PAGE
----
Here might be a better example: Imagine picking up a 10-year-old BMW 740i—BMW’s flagship sedan. The $140,000 car was fully loaded when new. Now it’s got 120,000 miles on it, and you can get it for a few grand, so you think it’s a deal and buy it. When the maintenance comes, you get a little dose of reality. Your $10,000 car needs $6,000 in routine maintenance—ouch! You think, how could this be? The car was only $10,000!? That’s because the maintenance requirements and costs of the car stay mostly static (or increase) while the value of the car depreciates. If you put a high-end stove in a cheap rental (or any large margin between the cost of repair and repair warranted), your long-term overhead will suffer more than the upfront cost.
So, we know why we shouldn’t over-improve, but how can people avoid this trap?
Stop Creating Things YOU Like
It’s certainly a common in practice, and some people even proclaim this proudly as they describe their buying style: “I would never buy a house that I wouldn’t personally live in.” That statement makes my blood boil. So, let’s really unpack how short-sighted it really is. We are investors, not renters. Immediately, entering this scenario we have a different mindset, motive, and strategy than a tenant would. Why would we handicap a tenant base to requirements that are designed for an investor? What we like, or would live in, is irrelevant.
Two of my rentals are previous house hacks that I lived in. Now, I made a sacrifice to live in these houses and would likely never be willing to move back to a similar house. Imagine if as my wealth and house tastes increased, I insisted on my rental houses doing the same. That’s an unsustainable growth pattern. Now, maybe the person who made that statement originally meant they would not buy something so dumpy that they’re embarrassed about it. This is not the worst position to take by any means. No one wants to be a slumlord, I don’t think. People like to be proud of their portfolio for sure. Again though, this is a dangerous thought practice, because this type of thinking can creep into your decision making when improving houses.
Are you going to convert a half bath to a full because you personally would want a two full baths? Will you put in stainless appliances because you don’t like white appliances? My partner and I buy scrap piles of wood plank floors from lumber liquidators dirt cheap, then mix and match them to do a whole house. Now, it definitely looks mixed and matched (though definitely not ugly), but in the grand scheme of things for our rentals, it’s not make or break. And it only costs 20 percent of what we would normally spend. I personally would never have them in my house, and you probably wouldn’t either. Yet my rentals are all occupied at the top spectrum within market rent. My costs were low, and tenants are happy. Easy!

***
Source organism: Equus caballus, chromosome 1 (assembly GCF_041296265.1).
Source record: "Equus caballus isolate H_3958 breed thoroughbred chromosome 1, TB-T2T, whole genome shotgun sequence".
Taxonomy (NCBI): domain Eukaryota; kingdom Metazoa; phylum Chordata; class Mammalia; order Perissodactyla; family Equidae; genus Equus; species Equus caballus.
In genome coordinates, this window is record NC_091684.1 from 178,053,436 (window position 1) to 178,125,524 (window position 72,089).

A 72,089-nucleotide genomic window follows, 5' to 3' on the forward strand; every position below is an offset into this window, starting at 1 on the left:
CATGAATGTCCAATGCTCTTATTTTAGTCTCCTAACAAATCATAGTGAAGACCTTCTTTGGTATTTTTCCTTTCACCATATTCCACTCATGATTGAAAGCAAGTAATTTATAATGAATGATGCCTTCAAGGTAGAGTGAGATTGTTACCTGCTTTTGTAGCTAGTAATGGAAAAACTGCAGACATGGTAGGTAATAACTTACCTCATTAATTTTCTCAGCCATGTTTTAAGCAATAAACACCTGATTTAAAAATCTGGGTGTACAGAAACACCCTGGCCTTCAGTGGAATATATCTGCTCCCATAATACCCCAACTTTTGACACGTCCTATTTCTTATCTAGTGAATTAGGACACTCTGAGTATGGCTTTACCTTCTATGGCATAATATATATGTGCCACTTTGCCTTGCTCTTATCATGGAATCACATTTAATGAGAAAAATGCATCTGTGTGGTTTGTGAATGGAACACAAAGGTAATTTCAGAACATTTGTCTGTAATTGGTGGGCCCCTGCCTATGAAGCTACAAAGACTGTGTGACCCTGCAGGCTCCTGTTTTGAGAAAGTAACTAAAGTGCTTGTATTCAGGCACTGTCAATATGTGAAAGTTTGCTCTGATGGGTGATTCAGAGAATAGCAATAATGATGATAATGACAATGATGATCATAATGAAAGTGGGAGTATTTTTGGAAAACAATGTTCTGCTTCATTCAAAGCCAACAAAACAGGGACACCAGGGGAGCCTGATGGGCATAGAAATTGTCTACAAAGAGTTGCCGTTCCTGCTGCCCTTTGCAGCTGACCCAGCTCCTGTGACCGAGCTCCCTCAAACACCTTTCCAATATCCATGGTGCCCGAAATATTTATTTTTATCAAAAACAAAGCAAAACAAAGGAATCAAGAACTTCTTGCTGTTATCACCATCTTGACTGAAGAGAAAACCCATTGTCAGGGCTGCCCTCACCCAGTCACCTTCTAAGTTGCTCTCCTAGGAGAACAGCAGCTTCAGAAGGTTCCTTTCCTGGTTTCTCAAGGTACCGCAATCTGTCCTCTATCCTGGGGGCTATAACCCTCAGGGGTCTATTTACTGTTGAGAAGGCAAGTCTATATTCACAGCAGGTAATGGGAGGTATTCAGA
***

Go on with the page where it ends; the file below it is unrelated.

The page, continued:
Remember it’s not about what you like. It’s about what the market demands, the market rent rate, and how you can get there while minimizing costs. Here is another example: I have a house now that had a problem with the deck that took me a little longer to fix than I had liked. I apologized to the tenant, but she couldn’t have cared less—she didn’t use the deck! What she did ask of me was to remove the old chain link fence on one side of the property. The cost to do that was very low, while the cost of the deck was very high. But I had thought the deck was a big problem. I forgot the rule: Don’t build what I like; build for the tenant.
The Tenant Doesn’t REALLY Care About That House
Let's be real clear about something: You own the house, and you're the one who will care most about it—forever. You know why so many casual landlords have trouble managing their rentals or handling their property manager? Because those people don't care about the house! The tenant won't care. The property manager definitely doesn't. And eventually, something goes wrong and it all falls apart.
Now, remember this when you’re rehabbing. For example, does the tenant need hardwood floors or will vinyl plank be fine? It’s important to get this right, because the spread in cost between the two is significant, but the income disparity might be nil. Now, it’s tempting to say, “But a tenant who likes their unit might stay longer or treat it better!” But it’s a weak argument. And just because you can say it, doesn’t make it true in real-world application. The fact is, the floors need to last for multiple tenants, kids, spills, (maybe) dogs, and neglect.
The first tenant might love nicer floors, but the next might not care. Always plan for the tenant who won’t care. They are the majority. For any renters reading this right now, would you pay more for more expensive floors, a nicer fridge, or a garbage disposal? Unlikely! You want to pay for market rent based on the size of the house, the location, and certainly some personal appeal. But no one pays premiums on fixtures beyond what the market average demands, so don’t purchase them for your rental properties.
It’s Exciting in the Beginning, But the Profitability Comes From the Mundane
In my opinion, buying houses is as fun as things get. It’s challenging, stressful, dramatic, and creates an aura of possibility! This is a good thing. But excitement is emotional, and emotions make terrible money decisions.